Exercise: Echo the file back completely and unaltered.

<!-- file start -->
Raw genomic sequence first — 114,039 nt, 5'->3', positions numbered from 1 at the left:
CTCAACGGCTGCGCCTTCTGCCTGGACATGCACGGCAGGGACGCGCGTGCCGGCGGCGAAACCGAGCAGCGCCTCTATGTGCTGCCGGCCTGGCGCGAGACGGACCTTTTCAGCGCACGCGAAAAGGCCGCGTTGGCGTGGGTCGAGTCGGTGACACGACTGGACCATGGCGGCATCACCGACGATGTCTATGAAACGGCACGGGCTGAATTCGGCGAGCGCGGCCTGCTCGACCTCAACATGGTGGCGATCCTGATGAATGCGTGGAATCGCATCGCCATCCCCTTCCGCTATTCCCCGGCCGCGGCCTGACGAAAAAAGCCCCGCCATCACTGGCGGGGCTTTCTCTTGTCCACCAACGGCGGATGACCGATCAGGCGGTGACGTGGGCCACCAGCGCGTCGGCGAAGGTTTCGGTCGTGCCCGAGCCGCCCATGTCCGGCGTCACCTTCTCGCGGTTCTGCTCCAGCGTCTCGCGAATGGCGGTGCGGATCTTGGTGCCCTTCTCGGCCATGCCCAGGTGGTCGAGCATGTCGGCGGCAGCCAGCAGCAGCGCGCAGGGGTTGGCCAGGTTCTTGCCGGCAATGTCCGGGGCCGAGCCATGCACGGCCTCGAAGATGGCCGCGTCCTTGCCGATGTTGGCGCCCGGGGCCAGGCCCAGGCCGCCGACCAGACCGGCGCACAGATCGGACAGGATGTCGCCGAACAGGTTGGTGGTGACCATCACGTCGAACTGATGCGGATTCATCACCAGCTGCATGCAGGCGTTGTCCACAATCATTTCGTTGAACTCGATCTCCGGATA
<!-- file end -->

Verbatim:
Raw genomic sequence first — 114,039 nt, 5'->3', positions numbered from 1 at the left:
CTCAACGGCTGCGCCTTCTGCCTGGACATGCACGGCAGGGACGCGCGTGCCGGCGGCGAAACCGAGCAGCGCCTCTATGTGCTGCCGGCCTGGCGCGAGACGGACCTTTTCAGCGCACGCGAAAAGGCCGCGTTGGCGTGGGTCGAGTCGGTGACACGACTGGACCATGGCGGCATCACCGACGATGTCTATGAAACGGCACGGGCTGAATTCGGCGAGCGCGGCCTGCTCGACCTCAACATGGTGGCGATCCTGATGAATGCGTGGAATCGCATCGCCATCCCCTTCCGCTATTCCCCGGCCGCGGCCTGACGAAAAAAGCCCCGCCATCACTGGCGGGGCTTTCTCTTGTCCACCAACGGCGGATGACCGATCAGGCGGTGACGTGGGCCACCAGCGCGTCGGCGAAGGTTTCGGTCGTGCCCGAGCCGCCCATGTCCGGCGTCACCTTCTCGCGGTTCTGCTCCAGCGTCTCGCGAATGGCGGTGCGGATCTTGGTGCCCTTCTCGGCCATGCCCAGGTGGTCGAGCATGTCGGCGGCAGCCAGCAGCAGCGCGCAGGGGTTGGCCAGGTTCTTGCCGGCAATGTCCGGGGCCGAGCCATGCACGGCCTCGAAGATGGCCGCGTCCTTGCCGATGTTGGCGCCCGGGGCCAGGCCCAGGCCGCCGACCAGACCGGCGCACAGATCGGACAGGATGTCGCCGAACAGGTTGGTGGTGACCATCACGTCGAACTGATGCGGATTCATCACCAGCTGCATGCAGGCGTTGTCCACAATCATTTCGTTGAACTCGATCTCCGGATA